Sunday, January 27, 2013

Morning Six Pack: January 27, 2013

Sunday Brunch. Jazz. Eggs, bacon and these six college football stories from around the country.

Ex-Vol Nu’Keese Richardson to give NAIA ball a go

When last we heard from Nu’Keese Richardson, he had dropped down from the FBS level to the JUCO ranks in an attempt to restart what was at one time a promising playing career.

Auburn's Gus Malzahn regularly showing support at basketball games

Malzahn has regularly made appearances at basketball games, both during Auburn's recruiting weekends with official visitors and with his family.

Former Tennessee coach Dooley joining Cowboys

Former Tennessee coach Derek Dooley is headed to the Dallas Cowboys as wide receivers coach.

Mark Stoops Recruiting Strong at Kentucky

In Kentucky, horse racing is viewed as a religion. To those of us in The Commonwealth, it is common knowledge that you want a thoroughbred that finishes the race strong. The parallels to the old Kentucky tradition can be made with new head coach Mark Stoops’ recruiting as well.

Mom to receive Manuel's Senior Bowl MVP trophy

Quarterback said he played Saturday's all-star game for his mother, who has been diagnosed with cancer and is scheduled for surgery on Friday.


When Nick Saban talked to Chase Goodbread of The Tuscaloosa News and other reporters in Mobile last week, he indicated that Alabama would show moderation with texts and tweets, but what of the other 100 schools trying to close the gap with Alabama?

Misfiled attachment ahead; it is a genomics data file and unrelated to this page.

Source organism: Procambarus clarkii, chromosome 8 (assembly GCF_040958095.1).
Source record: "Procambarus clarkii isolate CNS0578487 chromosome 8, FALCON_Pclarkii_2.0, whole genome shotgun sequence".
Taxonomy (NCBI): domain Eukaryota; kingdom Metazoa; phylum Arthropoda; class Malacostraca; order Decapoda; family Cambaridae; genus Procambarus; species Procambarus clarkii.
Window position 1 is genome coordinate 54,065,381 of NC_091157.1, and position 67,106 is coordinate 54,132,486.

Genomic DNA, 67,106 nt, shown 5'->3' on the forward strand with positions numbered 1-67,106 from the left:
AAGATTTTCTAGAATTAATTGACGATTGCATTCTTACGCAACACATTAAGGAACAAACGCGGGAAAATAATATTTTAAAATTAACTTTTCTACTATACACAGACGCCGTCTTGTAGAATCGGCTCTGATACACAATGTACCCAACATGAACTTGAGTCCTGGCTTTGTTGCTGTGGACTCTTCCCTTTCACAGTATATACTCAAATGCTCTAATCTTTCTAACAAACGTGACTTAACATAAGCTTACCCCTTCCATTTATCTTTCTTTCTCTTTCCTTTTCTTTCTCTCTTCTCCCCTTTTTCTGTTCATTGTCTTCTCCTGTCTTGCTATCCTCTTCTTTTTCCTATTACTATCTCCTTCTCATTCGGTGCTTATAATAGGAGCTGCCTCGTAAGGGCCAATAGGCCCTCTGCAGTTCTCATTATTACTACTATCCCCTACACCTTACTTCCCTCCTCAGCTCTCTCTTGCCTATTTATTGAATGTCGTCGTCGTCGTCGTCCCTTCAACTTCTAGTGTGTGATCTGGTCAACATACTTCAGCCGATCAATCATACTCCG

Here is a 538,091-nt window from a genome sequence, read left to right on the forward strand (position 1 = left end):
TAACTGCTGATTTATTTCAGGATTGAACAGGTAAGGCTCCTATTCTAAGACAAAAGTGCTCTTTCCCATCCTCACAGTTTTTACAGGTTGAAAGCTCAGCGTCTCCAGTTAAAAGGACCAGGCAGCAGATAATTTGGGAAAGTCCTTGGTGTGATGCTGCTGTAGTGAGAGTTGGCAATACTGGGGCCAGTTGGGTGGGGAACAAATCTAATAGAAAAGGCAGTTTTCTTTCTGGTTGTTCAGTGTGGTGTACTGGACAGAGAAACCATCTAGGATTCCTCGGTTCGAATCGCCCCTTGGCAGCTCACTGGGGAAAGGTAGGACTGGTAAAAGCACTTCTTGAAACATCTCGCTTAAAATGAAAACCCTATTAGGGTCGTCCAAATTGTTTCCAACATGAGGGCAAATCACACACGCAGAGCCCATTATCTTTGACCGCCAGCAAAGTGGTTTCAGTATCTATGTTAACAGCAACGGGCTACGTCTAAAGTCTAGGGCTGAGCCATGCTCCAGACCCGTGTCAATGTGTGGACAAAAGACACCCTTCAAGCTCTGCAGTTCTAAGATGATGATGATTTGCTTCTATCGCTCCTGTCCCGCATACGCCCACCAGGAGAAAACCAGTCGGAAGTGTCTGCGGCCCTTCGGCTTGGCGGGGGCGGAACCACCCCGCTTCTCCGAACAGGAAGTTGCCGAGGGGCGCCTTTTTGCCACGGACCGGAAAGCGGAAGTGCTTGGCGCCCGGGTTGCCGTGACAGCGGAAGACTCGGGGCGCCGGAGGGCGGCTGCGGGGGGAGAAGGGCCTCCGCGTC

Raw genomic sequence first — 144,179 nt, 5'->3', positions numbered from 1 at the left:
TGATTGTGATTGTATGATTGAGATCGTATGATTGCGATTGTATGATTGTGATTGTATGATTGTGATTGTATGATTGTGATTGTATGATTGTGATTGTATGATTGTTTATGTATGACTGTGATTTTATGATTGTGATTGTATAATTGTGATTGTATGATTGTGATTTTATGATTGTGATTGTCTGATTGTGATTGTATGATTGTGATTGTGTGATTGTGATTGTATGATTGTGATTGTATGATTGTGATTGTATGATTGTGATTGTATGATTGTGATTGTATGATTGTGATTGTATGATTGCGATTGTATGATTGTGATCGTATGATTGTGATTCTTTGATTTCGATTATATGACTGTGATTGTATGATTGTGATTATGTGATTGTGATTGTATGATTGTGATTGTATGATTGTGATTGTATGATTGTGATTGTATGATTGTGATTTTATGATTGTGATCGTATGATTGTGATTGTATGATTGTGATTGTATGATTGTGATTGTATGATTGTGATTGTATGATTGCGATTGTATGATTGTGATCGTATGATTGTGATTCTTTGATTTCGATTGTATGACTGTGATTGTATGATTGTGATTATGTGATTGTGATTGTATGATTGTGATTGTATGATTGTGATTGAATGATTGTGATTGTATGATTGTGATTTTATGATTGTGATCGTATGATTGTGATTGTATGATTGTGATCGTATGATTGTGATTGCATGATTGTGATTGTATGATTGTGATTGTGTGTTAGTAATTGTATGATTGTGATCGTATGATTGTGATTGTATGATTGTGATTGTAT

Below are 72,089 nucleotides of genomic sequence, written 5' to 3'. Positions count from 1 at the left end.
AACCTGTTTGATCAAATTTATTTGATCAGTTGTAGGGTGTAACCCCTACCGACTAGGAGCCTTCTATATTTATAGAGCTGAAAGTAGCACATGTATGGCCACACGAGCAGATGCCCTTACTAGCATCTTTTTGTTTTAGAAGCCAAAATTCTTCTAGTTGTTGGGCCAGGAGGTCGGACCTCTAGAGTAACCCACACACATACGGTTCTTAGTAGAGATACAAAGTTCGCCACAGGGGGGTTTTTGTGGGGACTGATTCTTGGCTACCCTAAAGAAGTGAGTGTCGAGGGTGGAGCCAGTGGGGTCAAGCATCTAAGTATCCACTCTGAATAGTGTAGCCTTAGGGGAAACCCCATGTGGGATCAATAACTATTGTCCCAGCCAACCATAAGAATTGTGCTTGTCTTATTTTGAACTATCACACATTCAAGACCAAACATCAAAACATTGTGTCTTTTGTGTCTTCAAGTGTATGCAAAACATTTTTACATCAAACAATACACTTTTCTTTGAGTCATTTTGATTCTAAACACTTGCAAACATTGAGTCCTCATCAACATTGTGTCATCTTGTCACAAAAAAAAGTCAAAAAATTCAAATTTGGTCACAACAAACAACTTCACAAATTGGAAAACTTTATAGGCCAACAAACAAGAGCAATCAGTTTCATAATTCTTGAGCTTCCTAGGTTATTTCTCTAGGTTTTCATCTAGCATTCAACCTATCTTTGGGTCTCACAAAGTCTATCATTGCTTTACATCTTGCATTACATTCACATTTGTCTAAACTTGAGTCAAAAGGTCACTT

Will there be a nightmare scenario where recruits are completely overwhelmed with unsolicited attention? Hopefully not, although it is hard not to worry about the ramifications.

There are probably a couple of reasons the NCAA opted to trim down the rule book. The organization has been loudly criticized for concentrating on piddling rules, such as too many texts, while programs that the public (or at least the media) see as the "real" cheaters run rampant.

Eliminating some "trivial" rules will theoretically free the NCAA Enforcement Staff, which clearly doesn't need too much on its plate given its competence level, to concentrate its resources on bigger fish.

"Our goal is smarter rules and tougher enforcement," Clemson University president James Barker said.

That is an admirable goal but one that may not serve to level the playing field, a concept that the NCAA seems less and less inclined to try to enforce.

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